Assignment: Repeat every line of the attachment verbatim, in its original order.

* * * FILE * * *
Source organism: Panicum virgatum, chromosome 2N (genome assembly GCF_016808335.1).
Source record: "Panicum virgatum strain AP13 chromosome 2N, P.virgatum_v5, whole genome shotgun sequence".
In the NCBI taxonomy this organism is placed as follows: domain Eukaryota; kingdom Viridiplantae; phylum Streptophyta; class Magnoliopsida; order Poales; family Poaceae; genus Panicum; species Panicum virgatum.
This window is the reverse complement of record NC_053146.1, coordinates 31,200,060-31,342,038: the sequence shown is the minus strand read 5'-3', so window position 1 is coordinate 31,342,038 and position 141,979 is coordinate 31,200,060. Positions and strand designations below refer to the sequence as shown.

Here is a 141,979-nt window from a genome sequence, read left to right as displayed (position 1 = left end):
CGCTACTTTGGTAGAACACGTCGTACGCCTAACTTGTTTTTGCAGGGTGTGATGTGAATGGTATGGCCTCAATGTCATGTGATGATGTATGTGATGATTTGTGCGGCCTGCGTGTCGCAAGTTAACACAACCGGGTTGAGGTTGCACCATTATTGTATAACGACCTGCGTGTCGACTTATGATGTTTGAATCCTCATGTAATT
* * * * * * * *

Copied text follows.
Source organism: Panicum virgatum, chromosome 2N (genome assembly GCF_016808335.1).
Source record: "Panicum virgatum strain AP13 chromosome 2N, P.virgatum_v5, whole genome shotgun sequence".
In the NCBI taxonomy this organism is placed as follows: domain Eukaryota; kingdom Viridiplantae; phylum Streptophyta; class Magnoliopsida; order Poales; family Poaceae; genus Panicum; species Panicum virgatum.
This window is the reverse complement of record NC_053146.1, coordinates 31,200,060-31,342,038: the sequence shown is the minus strand read 5'-3', so window position 1 is coordinate 31,342,038 and position 141,979 is coordinate 31,200,060. Positions and strand designations below refer to the sequence as shown.

Here is a 141,979-nt window from a genome sequence, read left to right as displayed (position 1 = left end):
CGCTACTTTGGTAGAACACGTCGTACGCCTAACTTGTTTTTGCAGGGTGTGATGTGAATGGTATGGCCTCAATGTCATGTGATGATGTATGTGATGATTTGTGCGGCCTGCGTGTCGCAAGTTAACACAACCGGGTTGAGGTTGCACCATTATTGTATAACGACCTGCGTGTCGACTTATGATGTTTGAATCCTCATGTAATT